Monday, August 30, 2010

First Day Back

Today is my first day back at the healing place. A "mystery meat" crew, umpteen bajillion E-Mails, an in-box stuffed with numerous hard copies of superfluous B.S. and a report of D.C. Newby raising hell with my crew over something which he knows nothing about nor has any business getting involved with greeted me as I walked in the door.

It's great to be back, though I wish I was still up north. We have a quiet schedule today, I should be able to catch up on most of the stuff that I missed while gone.

I really didn't miss any huge excitement while away, though some residents of the K.B.F.P.D. seemed to lose their ability to drive while intoxicated without crashing their cars. I am quite sure it wasn't from a lack of practice.

Tonight, as I walk around the station ensuring it's security, I will gaze up at the dust filled and light polluted sky. I will be thankful for my career and the many blessings which I have been given. I will take note of the seven stars that I see and I will fondly remember the night sky from an elevation of 7800 feet.

Bajillions of stars are far better than bajillions of e-mails.
I'm just sayin".

Thanks for reading,
A grateful Schmoe


  1. Beautiful picture, and welcome back!

  2. Billions of stars, yeah.

    One night sweetie and I were driving from Phoenix to San Diego along highway 8. Not far from San Diego, the mountains push the road up nearly a mile. Phoenix city light blot out the stars, so we wanted to take the opportunity to see some. I pulled off of the road and a few hundred yards down a dirt road to get away from the glow of headlights. We must have spent 15 minutes gawking at the sky. There was no moon, no lights, and the cold, thin air was as clear as optical glass. I've never before or since seen the milky way painted across the sky so thickly. The beauty of the heavens took our breath away that night.

  3. Amazing isn't it? The night skies have not radically changed in eons (at least visually) and yet the stars still manage to hold our attention.

    That shot was of a relatively empty part of the sky, as the nearly full moon was washing the congested part of the sky out.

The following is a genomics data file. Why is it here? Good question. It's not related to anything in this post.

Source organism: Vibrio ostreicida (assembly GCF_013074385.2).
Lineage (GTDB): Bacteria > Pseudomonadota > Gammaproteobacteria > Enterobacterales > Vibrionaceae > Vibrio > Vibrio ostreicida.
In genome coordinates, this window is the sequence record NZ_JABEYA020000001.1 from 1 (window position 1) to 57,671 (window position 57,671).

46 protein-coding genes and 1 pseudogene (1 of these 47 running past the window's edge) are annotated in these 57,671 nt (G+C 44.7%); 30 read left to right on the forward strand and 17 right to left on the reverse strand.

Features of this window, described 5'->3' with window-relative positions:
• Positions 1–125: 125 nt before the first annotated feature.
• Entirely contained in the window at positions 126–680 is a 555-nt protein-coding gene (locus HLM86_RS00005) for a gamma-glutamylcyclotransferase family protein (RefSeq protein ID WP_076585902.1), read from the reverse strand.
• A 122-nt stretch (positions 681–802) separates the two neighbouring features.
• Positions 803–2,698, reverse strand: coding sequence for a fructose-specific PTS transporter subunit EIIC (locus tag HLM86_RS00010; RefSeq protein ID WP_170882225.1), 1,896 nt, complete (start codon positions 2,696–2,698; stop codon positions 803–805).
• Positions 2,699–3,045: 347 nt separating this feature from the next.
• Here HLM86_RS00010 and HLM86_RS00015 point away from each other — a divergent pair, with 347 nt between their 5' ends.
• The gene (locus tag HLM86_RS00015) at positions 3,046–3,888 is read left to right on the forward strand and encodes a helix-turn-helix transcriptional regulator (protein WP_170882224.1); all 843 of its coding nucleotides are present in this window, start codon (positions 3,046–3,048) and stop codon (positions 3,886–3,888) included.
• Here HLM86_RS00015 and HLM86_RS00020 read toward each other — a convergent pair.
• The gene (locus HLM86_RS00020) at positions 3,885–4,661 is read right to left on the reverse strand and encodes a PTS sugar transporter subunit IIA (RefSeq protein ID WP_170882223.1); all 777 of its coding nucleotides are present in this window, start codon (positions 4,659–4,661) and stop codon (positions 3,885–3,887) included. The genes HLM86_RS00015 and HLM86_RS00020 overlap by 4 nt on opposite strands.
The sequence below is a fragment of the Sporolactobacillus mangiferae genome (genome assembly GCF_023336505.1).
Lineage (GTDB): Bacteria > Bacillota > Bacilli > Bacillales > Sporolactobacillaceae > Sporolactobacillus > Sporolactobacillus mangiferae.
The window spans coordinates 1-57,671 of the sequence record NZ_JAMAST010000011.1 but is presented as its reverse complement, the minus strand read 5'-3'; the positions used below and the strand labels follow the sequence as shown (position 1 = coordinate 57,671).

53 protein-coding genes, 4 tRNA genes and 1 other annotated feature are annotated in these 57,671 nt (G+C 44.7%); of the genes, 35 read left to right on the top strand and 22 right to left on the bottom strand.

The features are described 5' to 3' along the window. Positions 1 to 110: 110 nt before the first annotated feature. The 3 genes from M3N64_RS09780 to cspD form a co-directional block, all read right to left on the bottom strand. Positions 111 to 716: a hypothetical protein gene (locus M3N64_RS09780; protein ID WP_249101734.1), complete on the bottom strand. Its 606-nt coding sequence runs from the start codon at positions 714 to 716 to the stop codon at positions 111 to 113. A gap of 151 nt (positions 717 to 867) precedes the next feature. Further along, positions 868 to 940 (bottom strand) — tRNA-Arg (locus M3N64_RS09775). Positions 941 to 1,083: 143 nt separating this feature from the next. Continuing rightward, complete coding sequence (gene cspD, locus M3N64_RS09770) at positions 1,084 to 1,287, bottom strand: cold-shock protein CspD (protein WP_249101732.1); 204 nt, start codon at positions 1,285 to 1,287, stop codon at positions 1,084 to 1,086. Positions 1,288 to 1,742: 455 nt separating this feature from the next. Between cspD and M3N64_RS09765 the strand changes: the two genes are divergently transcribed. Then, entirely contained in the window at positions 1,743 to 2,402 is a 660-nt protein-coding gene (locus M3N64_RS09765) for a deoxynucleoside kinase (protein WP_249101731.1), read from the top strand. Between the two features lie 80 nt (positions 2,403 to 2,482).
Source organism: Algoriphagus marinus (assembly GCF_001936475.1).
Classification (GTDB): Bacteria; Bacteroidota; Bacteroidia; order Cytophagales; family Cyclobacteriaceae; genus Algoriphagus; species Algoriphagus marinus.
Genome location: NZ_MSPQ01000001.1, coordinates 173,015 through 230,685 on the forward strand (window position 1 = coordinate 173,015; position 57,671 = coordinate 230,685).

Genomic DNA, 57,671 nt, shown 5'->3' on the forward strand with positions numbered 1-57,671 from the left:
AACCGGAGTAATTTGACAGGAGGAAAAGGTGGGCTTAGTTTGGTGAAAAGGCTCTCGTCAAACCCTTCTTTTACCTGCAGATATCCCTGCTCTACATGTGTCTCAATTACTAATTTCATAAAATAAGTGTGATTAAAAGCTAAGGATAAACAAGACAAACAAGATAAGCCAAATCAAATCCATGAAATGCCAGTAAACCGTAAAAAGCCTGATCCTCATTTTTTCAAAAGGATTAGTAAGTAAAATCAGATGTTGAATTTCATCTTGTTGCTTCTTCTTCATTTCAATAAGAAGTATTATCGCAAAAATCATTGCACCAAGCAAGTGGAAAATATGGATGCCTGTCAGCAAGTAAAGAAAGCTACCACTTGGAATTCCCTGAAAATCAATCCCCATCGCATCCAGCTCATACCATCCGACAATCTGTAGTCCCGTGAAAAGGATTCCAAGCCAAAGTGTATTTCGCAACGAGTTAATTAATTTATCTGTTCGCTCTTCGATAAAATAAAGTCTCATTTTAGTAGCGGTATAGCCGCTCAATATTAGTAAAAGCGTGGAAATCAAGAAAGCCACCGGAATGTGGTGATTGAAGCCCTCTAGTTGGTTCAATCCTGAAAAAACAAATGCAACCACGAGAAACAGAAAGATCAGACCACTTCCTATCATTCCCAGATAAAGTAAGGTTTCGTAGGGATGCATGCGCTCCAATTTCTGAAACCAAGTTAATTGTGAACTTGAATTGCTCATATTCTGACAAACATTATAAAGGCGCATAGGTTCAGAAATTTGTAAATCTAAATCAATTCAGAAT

I can't wait until this winter, with clear, cold nights.

  4. Yep yep yep.

    Hey Schmoe, enbiggen your picture and look midway vertically, about a third from the left. Is that a meteorite?

  5. Capt. Schmoe"
    Thanks for the "back to work" post; it made me chuckle. Hopefully, you can straighten your crew back out after D.C. Newby messed with their heads. ;-0

    The stars, ah, the stars. I am always surprised by how many there really are when I go visit my family in rural Vermont. It's pretty dark there; you can even see the Northern Lights.

    BTW, how'd you get the photos?

    The Observer

  6. Wayne - I had that happen several times that evening. At first I thought the artifact could be meteoric, but realized with the duration of the exposures, a meteor would have pretty much traversed the entire frame. I'll have to go with satellites. Almost as cool, but not quite.

    Observer - I don't know if you remember the nighttime city-scape shots - I bemoaned my tripod not being as rigid as I thought it should be. For this series, I set the tripod up on a heavy-duty U.S.F.S. pic-i-nic table and didn't extend the legs. I also purchased a remote shutter release on Craig's List. That enables me to take the picture without touching the camera.

    I opened the aperture fully, bumped the ISO to 2000 (I think), and held the shutter open seven seconds. For that night with that equipment, it seemed to work best. There are a few more things I can do to reduce camera movement on these extended exposure shots, I will try to implement them next trip. This stuff is a learning process for me, I have a long way to go.

    Thanks for commenting.

  7. Dear Captain Schmoe,
    There is no joy at work like that of kicking ass for dumb work and fixing what ails--DC Newby is an idiot, but doesn't he make you look good??

    Everything The Observer said. And stars--I have seen this in West Texas too and I never get over it. The sky is full and in the city I never see but one or two. Thanks for a great shot!

    Welcome back, Captain,
    Ann T.